Google is on track to turn on new servers in Taiwan and Singapore later this year that could bring speed boosts of up to 30 percent across its services, The Economic Times reports.

The search giant began work on its Singapore data center, its first in Southeast Asia, in late 2011. Last April, Google broke ground on another Asia facility, this time in Taiwan.

Google says construction on its Singapore facility will finish up early this year and limited testing of the Taiwan facility should start by the second half of 2013. A third center in Hong Kong is also underway, but the company hasn’t yet given an estimate on when it will open. All three facilities will cost over $700 million to build.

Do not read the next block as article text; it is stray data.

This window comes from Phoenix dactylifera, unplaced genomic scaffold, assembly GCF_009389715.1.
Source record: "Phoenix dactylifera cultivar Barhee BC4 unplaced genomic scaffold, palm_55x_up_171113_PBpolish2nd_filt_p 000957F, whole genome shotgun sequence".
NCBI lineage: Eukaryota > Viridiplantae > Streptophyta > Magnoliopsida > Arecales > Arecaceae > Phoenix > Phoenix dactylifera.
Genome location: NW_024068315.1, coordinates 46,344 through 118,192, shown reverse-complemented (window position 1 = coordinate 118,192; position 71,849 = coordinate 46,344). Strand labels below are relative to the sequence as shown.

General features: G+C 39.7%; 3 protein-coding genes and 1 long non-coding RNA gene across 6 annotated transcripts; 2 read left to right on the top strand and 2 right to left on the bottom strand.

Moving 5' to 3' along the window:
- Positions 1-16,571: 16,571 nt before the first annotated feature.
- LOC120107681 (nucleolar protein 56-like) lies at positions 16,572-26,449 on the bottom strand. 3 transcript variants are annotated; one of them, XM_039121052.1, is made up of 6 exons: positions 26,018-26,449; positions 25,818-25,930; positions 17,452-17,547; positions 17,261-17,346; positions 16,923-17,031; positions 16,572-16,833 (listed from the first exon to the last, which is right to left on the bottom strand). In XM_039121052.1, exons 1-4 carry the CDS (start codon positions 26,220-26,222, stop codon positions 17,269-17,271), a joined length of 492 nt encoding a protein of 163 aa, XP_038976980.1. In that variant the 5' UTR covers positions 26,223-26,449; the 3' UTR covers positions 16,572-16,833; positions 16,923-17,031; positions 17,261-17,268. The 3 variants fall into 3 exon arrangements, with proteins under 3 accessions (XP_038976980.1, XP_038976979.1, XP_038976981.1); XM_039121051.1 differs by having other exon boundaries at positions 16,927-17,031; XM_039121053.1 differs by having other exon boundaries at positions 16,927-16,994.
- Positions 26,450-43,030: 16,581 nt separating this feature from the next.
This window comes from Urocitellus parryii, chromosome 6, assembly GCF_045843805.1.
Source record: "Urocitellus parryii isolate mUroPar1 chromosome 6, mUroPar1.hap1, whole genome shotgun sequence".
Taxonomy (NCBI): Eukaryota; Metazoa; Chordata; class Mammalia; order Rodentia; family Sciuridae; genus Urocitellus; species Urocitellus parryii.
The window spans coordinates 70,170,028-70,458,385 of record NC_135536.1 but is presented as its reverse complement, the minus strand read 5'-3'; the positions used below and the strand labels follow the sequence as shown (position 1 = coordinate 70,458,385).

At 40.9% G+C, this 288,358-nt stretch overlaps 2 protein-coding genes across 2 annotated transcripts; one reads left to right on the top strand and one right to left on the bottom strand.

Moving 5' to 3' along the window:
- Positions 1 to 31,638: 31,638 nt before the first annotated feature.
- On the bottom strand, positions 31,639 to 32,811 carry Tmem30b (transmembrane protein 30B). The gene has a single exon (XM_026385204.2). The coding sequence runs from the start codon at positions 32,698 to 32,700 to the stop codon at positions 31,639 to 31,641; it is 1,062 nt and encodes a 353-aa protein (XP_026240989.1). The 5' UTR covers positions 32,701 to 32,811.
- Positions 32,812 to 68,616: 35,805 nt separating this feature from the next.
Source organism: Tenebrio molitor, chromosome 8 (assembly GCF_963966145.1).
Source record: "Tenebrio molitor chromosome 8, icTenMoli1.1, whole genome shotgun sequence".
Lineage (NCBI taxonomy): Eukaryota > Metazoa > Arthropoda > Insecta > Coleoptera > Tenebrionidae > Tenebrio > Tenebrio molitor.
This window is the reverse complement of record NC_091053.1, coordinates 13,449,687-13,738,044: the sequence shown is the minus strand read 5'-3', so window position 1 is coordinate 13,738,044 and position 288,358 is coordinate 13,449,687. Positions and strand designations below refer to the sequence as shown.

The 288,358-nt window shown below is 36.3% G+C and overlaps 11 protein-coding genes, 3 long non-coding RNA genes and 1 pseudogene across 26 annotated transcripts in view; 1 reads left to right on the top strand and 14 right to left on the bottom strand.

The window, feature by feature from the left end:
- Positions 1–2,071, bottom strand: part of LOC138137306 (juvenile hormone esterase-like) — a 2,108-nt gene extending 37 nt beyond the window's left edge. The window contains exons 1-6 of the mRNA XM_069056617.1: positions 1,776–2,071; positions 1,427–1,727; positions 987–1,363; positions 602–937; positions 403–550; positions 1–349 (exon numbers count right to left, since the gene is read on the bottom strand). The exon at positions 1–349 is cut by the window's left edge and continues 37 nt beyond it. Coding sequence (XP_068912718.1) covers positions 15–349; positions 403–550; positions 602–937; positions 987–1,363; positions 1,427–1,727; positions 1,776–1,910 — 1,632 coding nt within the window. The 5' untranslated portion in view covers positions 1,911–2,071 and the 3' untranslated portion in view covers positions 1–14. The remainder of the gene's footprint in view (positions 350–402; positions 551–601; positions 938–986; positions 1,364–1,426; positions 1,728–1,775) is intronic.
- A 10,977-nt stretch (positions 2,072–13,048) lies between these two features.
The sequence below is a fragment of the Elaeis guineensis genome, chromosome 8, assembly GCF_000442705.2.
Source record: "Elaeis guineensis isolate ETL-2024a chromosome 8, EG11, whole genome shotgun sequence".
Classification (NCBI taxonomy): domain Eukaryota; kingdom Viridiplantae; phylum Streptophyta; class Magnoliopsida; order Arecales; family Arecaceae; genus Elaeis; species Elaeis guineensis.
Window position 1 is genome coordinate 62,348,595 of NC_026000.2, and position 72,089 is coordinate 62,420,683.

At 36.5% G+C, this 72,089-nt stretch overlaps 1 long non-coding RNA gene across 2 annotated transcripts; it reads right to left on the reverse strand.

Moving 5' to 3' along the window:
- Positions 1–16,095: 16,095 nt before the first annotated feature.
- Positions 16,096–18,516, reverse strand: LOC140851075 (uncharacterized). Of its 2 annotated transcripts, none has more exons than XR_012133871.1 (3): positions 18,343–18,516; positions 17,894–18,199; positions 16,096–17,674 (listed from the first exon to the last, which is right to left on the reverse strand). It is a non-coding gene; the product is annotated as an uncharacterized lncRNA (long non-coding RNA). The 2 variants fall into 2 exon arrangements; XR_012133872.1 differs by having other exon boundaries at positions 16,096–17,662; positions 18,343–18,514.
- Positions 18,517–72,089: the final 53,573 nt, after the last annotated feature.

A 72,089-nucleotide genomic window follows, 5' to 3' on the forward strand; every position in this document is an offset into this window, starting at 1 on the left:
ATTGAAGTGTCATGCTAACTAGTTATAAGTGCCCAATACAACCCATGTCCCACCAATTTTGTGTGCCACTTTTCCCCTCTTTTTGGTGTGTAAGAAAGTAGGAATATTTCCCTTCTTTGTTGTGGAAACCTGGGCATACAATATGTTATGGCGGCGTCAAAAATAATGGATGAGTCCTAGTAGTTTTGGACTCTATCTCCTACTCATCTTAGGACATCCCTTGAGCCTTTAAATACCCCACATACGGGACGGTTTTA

India is expected to be one of the key beneficiaries once the new data centers are up and running. “These data centres will be crucial to [the Indian market] due to its proximity,” Lalitesh Katragadda, country head, India Products at Google, told the Times.

Raj Gopal AS, managing director at NxtGen Datacenter & Cloud Services in Bangalore, told the media outlet the new servers could provide up to a 30 percent improvement in the speed of Google services in Asia.

Google already operates seven data centers in the US and facilities in Finland, Belgium and Ireland, but the lack of an Asia center has likely inhibited the company’s potential for growth in the region.

Related: Where the Internet Lives: Google invites you in to see its data centers

(hat tip Think Digit)

Image credit: Connie Zhou / Google